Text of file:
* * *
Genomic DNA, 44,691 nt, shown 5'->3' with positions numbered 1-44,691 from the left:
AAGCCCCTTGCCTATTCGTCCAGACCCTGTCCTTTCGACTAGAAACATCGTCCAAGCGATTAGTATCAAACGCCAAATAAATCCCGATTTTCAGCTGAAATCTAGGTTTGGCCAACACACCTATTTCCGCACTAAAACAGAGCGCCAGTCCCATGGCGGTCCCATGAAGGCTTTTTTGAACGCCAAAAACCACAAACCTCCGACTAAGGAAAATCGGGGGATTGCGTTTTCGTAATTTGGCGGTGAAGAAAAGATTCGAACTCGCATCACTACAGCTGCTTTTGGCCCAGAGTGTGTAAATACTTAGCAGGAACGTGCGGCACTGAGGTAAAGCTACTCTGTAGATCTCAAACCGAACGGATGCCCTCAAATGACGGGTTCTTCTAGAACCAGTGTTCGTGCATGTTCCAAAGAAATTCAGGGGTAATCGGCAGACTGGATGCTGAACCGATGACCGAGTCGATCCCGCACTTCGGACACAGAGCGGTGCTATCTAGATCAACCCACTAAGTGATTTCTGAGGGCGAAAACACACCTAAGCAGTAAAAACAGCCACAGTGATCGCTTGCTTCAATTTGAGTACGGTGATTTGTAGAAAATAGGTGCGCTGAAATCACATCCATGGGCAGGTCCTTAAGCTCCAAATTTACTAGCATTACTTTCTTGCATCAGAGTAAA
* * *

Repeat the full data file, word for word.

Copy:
Genomic DNA, 44,691 nt, shown 5'->3' with positions numbered 1-44,691 from the left:
AAGCCCCTTGCCTATTCGTCCAGACCCTGTCCTTTCGACTAGAAACATCGTCCAAGCGATTAGTATCAAACGCCAAATAAATCCCGATTTTCAGCTGAAATCTAGGTTTGGCCAACACACCTATTTCCGCACTAAAACAGAGCGCCAGTCCCATGGCGGTCCCATGAAGGCTTTTTTGAACGCCAAAAACCACAAACCTCCGACTAAGGAAAATCGGGGGATTGCGTTTTCGTAATTTGGCGGTGAAGAAAAGATTCGAACTCGCATCACTACAGCTGCTTTTGGCCCAGAGTGTGTAAATACTTAGCAGGAACGTGCGGCACTGAGGTAAAGCTACTCTGTAGATCTCAAACCGAACGGATGCCCTCAAATGACGGGTTCTTCTAGAACCAGTGTTCGTGCATGTTCCAAAGAAATTCAGGGGTAATCGGCAGACTGGATGCTGAACCGATGACCGAGTCGATCCCGCACTTCGGACACAGAGCGGTGCTATCTAGATCAACCCACTAAGTGATTTCTGAGGGCGAAAACACACCTAAGCAGTAAAAACAGCCACAGTGATCGCTTGCTTCAATTTGAGTACGGTGATTTGTAGAAAATAGGTGCGCTGAAATCACATCCATGGGCAGGTCCTTAAGCTCCAAATTTACTAGCATTACTTTCTTGCATCAGAGTAAA